Colin L. Powell, the first Black man to serve as the chairman of the Joint Chiefs of Staff and first Black Secretary of State, died Monday of complications of COVID-19. The 84-year-old was also diagnosed with and being treated for a form of blood cancer and Parkinson’s disease.

A four-star general who also served on the National Security Council, Powell was born in Harlem, New York, to Jamaican immigrants in 1937. He attended public schools in the Bronx, where he grew up, and would graduate from City College of New York before joining the armed services in 1958 as a second lieutenant because of his participation in ROTC.

He was a professional soldier for 37 years, including two tours in Vietnam, rising steadily through the ranks until achieving 4-star general status in 1989 and, later that year, became the youngest and the first Afro-Caribbean to serve as Chairman of the Joint Chiefs of staff, the highest military position in the Department of Defense.

Powell was an exceptional military leader.  He earned the Purple Heart, the Bronze Star, and the Soldier’s Medal for heroism.

A moderate, the lifelong Republican was well liked by both political parties, but he ultimately decided against running for public office himself.

He was selected in 2000 to be Secretary of State, transforming General Powell from soldier to statesman.

He became known for persuading the American public and world leaders that Iraq was creating weapons of mass destruction when he ultimately agreed with President George Bush’s administration determination to remove Iraqi President Saddam Hussein. 

It would turn out that the allegations of weapons of mass destruction were not true and Powell would consider the war and loss of life a blot on his record the rest of his life. He returned to private life in 2005 and became an acclaimed speaker in high demand.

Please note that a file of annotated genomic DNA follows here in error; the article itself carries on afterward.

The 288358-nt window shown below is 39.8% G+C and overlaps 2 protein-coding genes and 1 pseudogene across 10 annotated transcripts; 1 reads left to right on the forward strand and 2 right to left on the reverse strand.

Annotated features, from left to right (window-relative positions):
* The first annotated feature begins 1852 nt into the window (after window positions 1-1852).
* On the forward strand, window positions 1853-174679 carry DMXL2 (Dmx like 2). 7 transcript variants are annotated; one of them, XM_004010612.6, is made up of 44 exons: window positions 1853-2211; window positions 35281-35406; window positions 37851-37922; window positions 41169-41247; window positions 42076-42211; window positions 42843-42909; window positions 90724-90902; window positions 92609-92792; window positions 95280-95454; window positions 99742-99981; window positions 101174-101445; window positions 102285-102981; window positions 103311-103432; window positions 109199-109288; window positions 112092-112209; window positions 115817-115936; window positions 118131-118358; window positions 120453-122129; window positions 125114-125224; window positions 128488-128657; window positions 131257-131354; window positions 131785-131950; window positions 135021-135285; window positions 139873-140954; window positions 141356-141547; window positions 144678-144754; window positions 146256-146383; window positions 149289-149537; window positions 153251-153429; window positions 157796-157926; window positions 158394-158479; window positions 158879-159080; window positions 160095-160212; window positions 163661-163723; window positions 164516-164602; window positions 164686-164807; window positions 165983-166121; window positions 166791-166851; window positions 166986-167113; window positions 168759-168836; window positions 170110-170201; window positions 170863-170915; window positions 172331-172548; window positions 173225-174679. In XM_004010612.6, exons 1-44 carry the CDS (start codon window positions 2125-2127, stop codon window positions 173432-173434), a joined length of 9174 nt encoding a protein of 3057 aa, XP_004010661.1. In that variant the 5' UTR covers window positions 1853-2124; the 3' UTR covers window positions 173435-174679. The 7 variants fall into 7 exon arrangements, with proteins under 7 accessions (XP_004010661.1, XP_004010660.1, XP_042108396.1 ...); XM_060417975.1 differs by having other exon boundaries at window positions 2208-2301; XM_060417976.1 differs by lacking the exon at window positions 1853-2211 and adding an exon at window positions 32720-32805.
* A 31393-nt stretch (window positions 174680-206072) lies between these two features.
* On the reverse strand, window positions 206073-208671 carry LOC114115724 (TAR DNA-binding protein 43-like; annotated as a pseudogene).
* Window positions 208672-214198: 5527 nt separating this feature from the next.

He broke rank with his fellow Republicans when he supported then-candidate Barack Obama’s bid for president in 2008. He was awarded the Presidential Medal of Freedom twice.

Powell earned the trust of U.S. presidents, foreign leaders, diplomats, and the American people.

“I am deeply saddened to hear of the passing of General Colin Powell. I send my sincere condolences to General Powell’s wife, Alma, his family, his friends, and all of his loved ones” said Congresswoman Barbara Lee.

“General Powell was a trailblazer, serving as the first Black Secretary of State,” Lee continued. “I was fortunate enough to travel with General Powell during my early days in Congress to monitor elections in Nigeria and was moved by his kindness and expertise. I witnessed the close friendship between the late Congressman Ron Dellums, Chair of the House Armed Services Committee, and General Powell.

“Their relationship was a powerful example of a mutual admiration and respect between public officials despite their different opinions on policy. Despite our disagreements on some issues, General Powell was steadfast in his commitment to racial equity, diversity and our democracy. General Powell served this country with decency, integrity, and showed respect to everyone he encountered.

“May he rest in eternal peace and power,” Lee concluded.

Powell is survived by his wife, Alma, and three children.